As a consumer society, we tend to buy way too much shit we don’t really need. The things that are a necessity to live a good life, you probably already own. Listen, you don’t need another cute top, you want it, there’s a difference. This over-consumerism we all take part in has a huge impact on the environment. What we can do about it is to shop less.

It’s difficult at first, but you can unlearn this. As a former hyper-consumer, refraining from shopping constantly was the biggest challenge I faced in my sustainability journey. I am still not there yet. I still sometimes buy shit I don’t need and I end up never using it. However, I’ve learned to do it less often, so that it’s become the exception, not the rule. Try to think twice before purchasing something out of impulse. Do you really need another pair of shoes? You already have 20 pairs. Become more aware of the fact that you don’t need them, you want them. Making this distinction very clear in your mind can help you reduce your impulse buying. Another thing you can do is to wait a few days and see if you still want the product after some time has passed. That always seems to work for me and helps me reduce at least 50% of impulse purchases. If you simply cannot refrain from buying something, at least try to find it second-hand. There are loads of places to find pretty much anything, like OLX, Facebook Marketplace, Buy and Sell/Trade Groups on Facebook. Recently I needed a vertical hand mixer, but I didn’t want to buy a one new, so I searched Fleacycle and found several. Wanna know what I “paid” for it? Two cartons of Alpro milk. Yep, that’s about 20 RON. I’ve written more about second-hand shopping here.

4. Reduce single-use plastics

If in my previous article I’ve talked about ditching plastic bags, now it’s time to take it up a notch. Single-use plastics are absolutely horrific for the environment and make up a big part of the plastic pollution we are currently facing. It’s also stupid. The purpose of single-use plastics was to aid people with disabilities, not to make it extra comfortable for Stacy to drink her Pina Colada with a plastic straw. There are many things you can do to avoid using single-use plastics whenever you can. Firstly, you could start by making a list of how many types you personally use. Do you use plastic cutlery? Plastic straws? Plates? Maybe to-go coffee cups? Do you tend to buy a lot of fruits and veggies wrapped in plastic? Do you use a plastic toothbrush? After you’ve made a list, try to think of alternatives. Some examples could be: drink without a straw (shocker, I know), switch to bamboo toothbrushes, try to buy vegetables in bulk (without using a plastic bag), opt for food that comes wrapped in paper instead of plastic or maybe invest in a zero-waste kit.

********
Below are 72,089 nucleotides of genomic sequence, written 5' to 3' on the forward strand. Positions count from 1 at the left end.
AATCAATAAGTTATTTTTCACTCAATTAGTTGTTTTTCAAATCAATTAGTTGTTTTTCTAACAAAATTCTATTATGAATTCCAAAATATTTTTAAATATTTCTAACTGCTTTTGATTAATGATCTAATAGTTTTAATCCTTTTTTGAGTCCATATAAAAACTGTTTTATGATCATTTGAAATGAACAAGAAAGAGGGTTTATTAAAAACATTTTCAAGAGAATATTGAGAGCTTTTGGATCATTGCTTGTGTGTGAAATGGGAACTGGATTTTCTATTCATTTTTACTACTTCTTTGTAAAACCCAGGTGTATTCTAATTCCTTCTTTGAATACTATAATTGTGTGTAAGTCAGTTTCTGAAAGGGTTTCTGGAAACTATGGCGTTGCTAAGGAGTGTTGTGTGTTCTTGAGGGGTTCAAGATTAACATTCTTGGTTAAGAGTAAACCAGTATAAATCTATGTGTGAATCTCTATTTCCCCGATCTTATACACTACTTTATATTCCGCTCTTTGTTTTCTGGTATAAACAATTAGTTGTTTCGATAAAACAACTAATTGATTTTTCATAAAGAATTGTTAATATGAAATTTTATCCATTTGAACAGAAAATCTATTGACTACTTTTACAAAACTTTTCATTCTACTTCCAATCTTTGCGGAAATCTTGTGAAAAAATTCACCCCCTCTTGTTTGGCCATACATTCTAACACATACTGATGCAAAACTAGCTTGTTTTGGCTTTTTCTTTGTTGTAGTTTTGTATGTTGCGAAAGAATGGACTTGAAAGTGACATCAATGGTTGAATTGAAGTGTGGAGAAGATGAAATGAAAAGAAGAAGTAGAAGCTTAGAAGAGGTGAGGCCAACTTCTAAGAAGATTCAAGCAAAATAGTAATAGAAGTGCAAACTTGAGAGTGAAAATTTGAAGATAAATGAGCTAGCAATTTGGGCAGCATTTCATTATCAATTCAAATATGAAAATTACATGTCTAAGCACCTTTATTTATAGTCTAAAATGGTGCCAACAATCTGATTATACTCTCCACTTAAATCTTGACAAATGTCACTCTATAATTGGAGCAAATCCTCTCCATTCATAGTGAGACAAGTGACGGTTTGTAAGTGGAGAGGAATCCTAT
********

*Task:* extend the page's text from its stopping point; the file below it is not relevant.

Zero Waste Bag
The crochet bag I use for grocery shopping. The plastic bag in which the cereal came will be used for cat poop

You don’t necessarily need to buy this stuff. You can literally make your own kit. Use cutlery you own and a jar or a cup you can carry with you everywhere. You can take your to-go coffee in your own cup, use your own fork and knife, instead of the plastic ones. Get creative, there are no rules to this. There is only one question you should ask yourself: is there an alternative to the product you are using, but with less plastic?

5. Reduce your meat consumption

I know some of you avid meat-eaters think this is preposterous, but that’s just silly. Look, nobody is forcing veganism down your throat (hehe). But do you really need to eat steak with a side of sausage, topped with meatballs three meals a day? Remember vegetables? Yeah, those things. Which are actually very f*cking healthy for you. You don’t have to go vegan if you don’t want to, but you can reduce your meat intake for the sake of your own health and the planet. The meat industry is one of the most environmentally destructive and damaging industries, responsible for insane amounts of pollution, deforestation, greenhouse emissions and one of the biggest contributors to climate change. By eating less meat, you can help reduce this impact. I’m not going to tell you how much meat you should eat or how often, this is your own decision. But you could try to make a challenge and set milestones that are doable. For example, eating meat only once a day, once a week or however you want, just try something different than your regular habit. Eating the same stuff over and over is boring. You’d be surprised how many meatless recipes and delicious foods exist out there. Especially now, with sooooooooo many alternatives to pretty much any meat-based product. I’ll just leave this tasty Verdino burger here. And this absolutely amazing corn soup which I must try to make myself soon. Yummy.

Vegan Burger
Corn Soup